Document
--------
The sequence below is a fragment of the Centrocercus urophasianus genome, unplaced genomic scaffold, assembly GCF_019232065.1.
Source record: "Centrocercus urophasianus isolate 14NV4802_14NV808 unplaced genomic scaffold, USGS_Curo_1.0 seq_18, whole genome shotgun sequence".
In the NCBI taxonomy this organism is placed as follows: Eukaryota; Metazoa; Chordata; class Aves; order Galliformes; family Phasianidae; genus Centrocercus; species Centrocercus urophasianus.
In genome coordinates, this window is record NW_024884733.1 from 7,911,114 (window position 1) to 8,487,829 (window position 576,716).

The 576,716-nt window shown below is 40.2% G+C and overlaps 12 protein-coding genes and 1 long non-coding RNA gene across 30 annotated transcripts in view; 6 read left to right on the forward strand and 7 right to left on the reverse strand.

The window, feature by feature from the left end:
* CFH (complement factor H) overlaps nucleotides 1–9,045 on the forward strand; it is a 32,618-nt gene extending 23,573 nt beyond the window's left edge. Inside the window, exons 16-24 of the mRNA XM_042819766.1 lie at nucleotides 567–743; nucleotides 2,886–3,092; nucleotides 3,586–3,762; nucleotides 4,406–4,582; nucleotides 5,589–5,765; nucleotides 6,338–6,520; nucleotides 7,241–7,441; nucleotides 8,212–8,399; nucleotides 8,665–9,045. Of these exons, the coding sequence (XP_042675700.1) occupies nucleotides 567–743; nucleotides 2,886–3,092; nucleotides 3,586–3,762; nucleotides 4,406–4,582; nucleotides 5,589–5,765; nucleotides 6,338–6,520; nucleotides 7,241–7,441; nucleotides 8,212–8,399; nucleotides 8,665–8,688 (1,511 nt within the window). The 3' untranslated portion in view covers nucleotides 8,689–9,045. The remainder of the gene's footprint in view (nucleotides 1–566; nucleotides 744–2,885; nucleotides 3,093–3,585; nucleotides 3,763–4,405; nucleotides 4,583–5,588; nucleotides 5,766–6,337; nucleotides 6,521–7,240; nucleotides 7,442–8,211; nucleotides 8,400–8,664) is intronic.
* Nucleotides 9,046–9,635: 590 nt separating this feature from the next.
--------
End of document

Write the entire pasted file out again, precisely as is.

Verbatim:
The sequence below is a fragment of the Centrocercus urophasianus genome, unplaced genomic scaffold, assembly GCF_019232065.1.
Source record: "Centrocercus urophasianus isolate 14NV4802_14NV808 unplaced genomic scaffold, USGS_Curo_1.0 seq_18, whole genome shotgun sequence".
In the NCBI taxonomy this organism is placed as follows: Eukaryota; Metazoa; Chordata; class Aves; order Galliformes; family Phasianidae; genus Centrocercus; species Centrocercus urophasianus.
In genome coordinates, this window is record NW_024884733.1 from 7,911,114 (window position 1) to 8,487,829 (window position 576,716).

The 576,716-nt window shown below is 40.2% G+C and overlaps 12 protein-coding genes and 1 long non-coding RNA gene across 30 annotated transcripts in view; 6 read left to right on the forward strand and 7 right to left on the reverse strand.

The window, feature by feature from the left end:
* CFH (complement factor H) overlaps nucleotides 1–9,045 on the forward strand; it is a 32,618-nt gene extending 23,573 nt beyond the window's left edge. Inside the window, exons 16-24 of the mRNA XM_042819766.1 lie at nucleotides 567–743; nucleotides 2,886–3,092; nucleotides 3,586–3,762; nucleotides 4,406–4,582; nucleotides 5,589–5,765; nucleotides 6,338–6,520; nucleotides 7,241–7,441; nucleotides 8,212–8,399; nucleotides 8,665–9,045. Of these exons, the coding sequence (XP_042675700.1) occupies nucleotides 567–743; nucleotides 2,886–3,092; nucleotides 3,586–3,762; nucleotides 4,406–4,582; nucleotides 5,589–5,765; nucleotides 6,338–6,520; nucleotides 7,241–7,441; nucleotides 8,212–8,399; nucleotides 8,665–8,688 (1,511 nt within the window). The 3' untranslated portion in view covers nucleotides 8,689–9,045. The remainder of the gene's footprint in view (nucleotides 1–566; nucleotides 744–2,885; nucleotides 3,093–3,585; nucleotides 3,763–4,405; nucleotides 4,583–5,588; nucleotides 5,766–6,337; nucleotides 6,521–7,240; nucleotides 7,442–8,211; nucleotides 8,400–8,664) is intronic.
* Nucleotides 9,046–9,635: 590 nt separating this feature from the next.